Careers after College: Portrait of a Radio Host
|MattMorrell DJs at WGBH in Boston
In a dwindling media field, Matt Morrell keeps the jazz radio tradition alive. “When I was in high school thinking about what I would want to do for the rest of my life, presenting jazz on the radio sounded like a dream job,” says Morrell. Thanks to hard work and determination, he is living his dream.
Morrell is a jazz radio host at the legendary WGBH radio station in Boston, Mass. He graduated from Emerson College in Boston with a degree in Radio/Audio Communication in 2004. He landed a position at Emerson’s WERS, one of the highest-rated college radio stations in the country, as host of the program “Jazz Oasis.”
“The experience in the field not only made me a better DJ,” Morrell explains, “but by working in radio for years, I was able to network automatically.” He goes on to describe his time at WERS as lively and exciting — he has interviewed jazz stars such as Ron Carter, Roy Hargrove, Dave Holland and Branford Marsalis.
When “Jazz Oasis” came to an abrupt end the year of his graduation, he was fortunate to land a job at WGBH. He credits Simon Rentner at WBGO, a contact made in his Emerson days, for helping him to secure his current position on air.
Working in radio can provide a decent living to professional DJs. The average salary of a full-time host is around $40 an hour. In Matt’s case, his experience as a radio professional has brought him an array of unique experiences. Through his involvement at WGBH, he has been given the opportunity to attend The Newport Jazz Festival annually, feature Hiromi’s first live performance on American radio, and become friendly with jazz musicians such as Bill Summers, who is best known for his percussion work on Herbie Hancock’s “Headhunters.” His work on WERS and WGBH has also brought him to other jobs in booking agencies and at Scullers’ Jazz Club in Boston.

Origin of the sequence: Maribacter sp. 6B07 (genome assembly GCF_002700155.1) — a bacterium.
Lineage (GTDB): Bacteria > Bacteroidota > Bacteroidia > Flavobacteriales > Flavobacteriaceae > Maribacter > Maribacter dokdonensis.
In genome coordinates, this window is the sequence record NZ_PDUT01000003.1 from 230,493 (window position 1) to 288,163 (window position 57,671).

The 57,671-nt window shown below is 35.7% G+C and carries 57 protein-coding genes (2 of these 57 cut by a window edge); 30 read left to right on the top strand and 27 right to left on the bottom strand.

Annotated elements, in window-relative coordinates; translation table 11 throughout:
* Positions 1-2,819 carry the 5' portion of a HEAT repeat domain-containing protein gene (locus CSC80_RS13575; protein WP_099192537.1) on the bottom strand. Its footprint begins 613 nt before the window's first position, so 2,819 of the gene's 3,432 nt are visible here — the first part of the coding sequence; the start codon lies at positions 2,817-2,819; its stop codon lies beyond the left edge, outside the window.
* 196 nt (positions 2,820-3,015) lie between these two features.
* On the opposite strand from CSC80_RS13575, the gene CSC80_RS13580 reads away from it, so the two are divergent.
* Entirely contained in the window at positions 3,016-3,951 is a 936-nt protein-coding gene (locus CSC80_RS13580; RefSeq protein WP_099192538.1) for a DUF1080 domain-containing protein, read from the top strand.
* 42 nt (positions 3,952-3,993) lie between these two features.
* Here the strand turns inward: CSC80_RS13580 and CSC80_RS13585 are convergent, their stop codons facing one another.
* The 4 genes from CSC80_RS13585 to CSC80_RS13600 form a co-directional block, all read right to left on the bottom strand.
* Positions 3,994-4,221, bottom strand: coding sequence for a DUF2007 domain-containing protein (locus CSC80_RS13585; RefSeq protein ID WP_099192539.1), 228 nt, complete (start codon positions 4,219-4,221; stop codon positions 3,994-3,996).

Thinking of a career in radio? Not so fast, says Morrell. “Jazz radio is a pretty specific career and I would recommend focusing on a field that is growing, not dwindling,” he advises. “Radio, and the music business as a whole, is also a completely different monster today than when I started college in 2000.”
Like any career in the music or media field, radio is a tough business and should only be pursued if you are “extremely passionate about it. If you are passionate about a tiny segment of radio, like jazz radio, just know that the opportunities can be very limited.”
Morrell explains further the bouts of doubt he faced when he first graduated from Emerson. “I remember researching jobs in jazz radio online and finding almost nothing.” This is why Matt suggests broadening your horizons upon graduating from college and keeping your options open. “My goal going into college was to have a career in jazz radio. I have since edited that to having a career in jazz,” he explains.
While the openings for jazz radio hosts may be few, Matt urges radio students not to be discouraged: “If you know you want to be involved in a small segment of radio — whether it be jazz, 20th century classical… know that the road may be tough but the opportunities are out there. It may just take a little extra work.”
In Matt’s case, that little extra work paid off. “I’m doing what I love. Plus, I’ve had experiences that I never would have had without this job,” he concludes. His final advice to those looking to pursue a career in radio? “Utilize your college years and network. My time at WERS set me up for the rest of my career. Keep your options open and never say no. All it takes is one foot in the door.” #